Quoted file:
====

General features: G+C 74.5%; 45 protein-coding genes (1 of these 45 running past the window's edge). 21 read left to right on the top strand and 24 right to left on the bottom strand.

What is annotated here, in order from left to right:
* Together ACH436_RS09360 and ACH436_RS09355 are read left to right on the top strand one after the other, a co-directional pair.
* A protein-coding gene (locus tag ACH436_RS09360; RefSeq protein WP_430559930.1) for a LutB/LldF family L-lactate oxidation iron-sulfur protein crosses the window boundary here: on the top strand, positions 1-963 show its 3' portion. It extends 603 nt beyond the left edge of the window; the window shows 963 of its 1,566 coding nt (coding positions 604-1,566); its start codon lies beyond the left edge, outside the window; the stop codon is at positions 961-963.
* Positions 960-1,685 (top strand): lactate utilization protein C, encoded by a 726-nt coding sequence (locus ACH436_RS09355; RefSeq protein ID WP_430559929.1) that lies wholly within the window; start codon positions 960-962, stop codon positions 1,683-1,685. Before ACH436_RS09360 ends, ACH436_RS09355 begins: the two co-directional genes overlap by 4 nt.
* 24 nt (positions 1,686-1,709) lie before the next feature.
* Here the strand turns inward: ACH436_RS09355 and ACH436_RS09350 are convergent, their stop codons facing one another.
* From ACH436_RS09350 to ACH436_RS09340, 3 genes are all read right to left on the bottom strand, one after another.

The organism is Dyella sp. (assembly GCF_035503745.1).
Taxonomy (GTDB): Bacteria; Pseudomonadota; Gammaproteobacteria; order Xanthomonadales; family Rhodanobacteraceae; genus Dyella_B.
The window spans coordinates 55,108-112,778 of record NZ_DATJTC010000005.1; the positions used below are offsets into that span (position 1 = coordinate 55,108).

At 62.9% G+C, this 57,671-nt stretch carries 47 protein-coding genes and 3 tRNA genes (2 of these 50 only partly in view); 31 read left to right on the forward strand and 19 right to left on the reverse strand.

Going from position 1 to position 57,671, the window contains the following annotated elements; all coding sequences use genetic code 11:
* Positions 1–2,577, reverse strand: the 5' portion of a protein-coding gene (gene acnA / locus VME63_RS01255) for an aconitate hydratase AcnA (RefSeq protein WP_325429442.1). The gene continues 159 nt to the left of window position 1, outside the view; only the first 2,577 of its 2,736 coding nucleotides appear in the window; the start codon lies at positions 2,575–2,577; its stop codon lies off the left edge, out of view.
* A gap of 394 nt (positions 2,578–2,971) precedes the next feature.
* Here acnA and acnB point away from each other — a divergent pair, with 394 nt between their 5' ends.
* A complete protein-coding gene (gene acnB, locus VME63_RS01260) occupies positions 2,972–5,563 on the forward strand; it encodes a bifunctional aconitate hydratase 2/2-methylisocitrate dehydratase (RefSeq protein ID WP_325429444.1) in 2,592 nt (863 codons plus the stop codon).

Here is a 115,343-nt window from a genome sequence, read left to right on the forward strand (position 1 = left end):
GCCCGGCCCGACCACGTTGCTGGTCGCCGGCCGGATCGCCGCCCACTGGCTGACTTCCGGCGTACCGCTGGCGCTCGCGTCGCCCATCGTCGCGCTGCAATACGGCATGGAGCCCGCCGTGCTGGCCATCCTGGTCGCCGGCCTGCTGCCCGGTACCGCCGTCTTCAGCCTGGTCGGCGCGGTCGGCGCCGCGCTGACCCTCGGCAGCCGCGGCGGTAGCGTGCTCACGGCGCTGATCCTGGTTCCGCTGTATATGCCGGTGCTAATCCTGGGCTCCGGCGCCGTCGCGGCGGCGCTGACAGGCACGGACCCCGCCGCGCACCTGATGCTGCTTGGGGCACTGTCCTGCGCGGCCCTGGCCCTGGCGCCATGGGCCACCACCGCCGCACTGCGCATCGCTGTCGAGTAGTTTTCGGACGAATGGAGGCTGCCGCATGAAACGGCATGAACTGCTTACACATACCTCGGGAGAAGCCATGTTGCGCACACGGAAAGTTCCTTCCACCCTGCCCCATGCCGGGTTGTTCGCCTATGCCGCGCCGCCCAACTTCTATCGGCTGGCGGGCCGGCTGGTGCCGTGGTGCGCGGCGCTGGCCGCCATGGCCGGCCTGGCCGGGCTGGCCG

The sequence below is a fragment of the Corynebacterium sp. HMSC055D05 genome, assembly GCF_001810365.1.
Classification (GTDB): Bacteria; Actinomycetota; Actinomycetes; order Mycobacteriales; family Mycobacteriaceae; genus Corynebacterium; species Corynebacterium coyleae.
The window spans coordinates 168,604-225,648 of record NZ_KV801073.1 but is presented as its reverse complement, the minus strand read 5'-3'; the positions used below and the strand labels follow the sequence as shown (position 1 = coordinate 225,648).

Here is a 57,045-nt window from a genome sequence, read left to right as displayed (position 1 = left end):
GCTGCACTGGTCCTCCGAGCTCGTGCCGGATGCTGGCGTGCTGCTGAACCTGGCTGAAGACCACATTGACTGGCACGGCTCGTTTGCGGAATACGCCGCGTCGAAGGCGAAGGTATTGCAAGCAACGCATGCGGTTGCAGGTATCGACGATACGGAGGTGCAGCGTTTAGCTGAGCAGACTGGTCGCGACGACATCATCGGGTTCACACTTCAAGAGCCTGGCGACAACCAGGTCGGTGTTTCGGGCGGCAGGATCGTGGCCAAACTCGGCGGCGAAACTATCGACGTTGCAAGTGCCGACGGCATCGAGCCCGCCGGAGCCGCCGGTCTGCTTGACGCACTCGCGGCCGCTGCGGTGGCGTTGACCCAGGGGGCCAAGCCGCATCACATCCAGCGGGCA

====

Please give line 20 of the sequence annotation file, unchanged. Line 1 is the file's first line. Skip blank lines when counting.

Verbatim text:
The sequence below is a fragment of the Corynebacterium sp. HMSC055D05 genome, assembly GCF_001810365.1.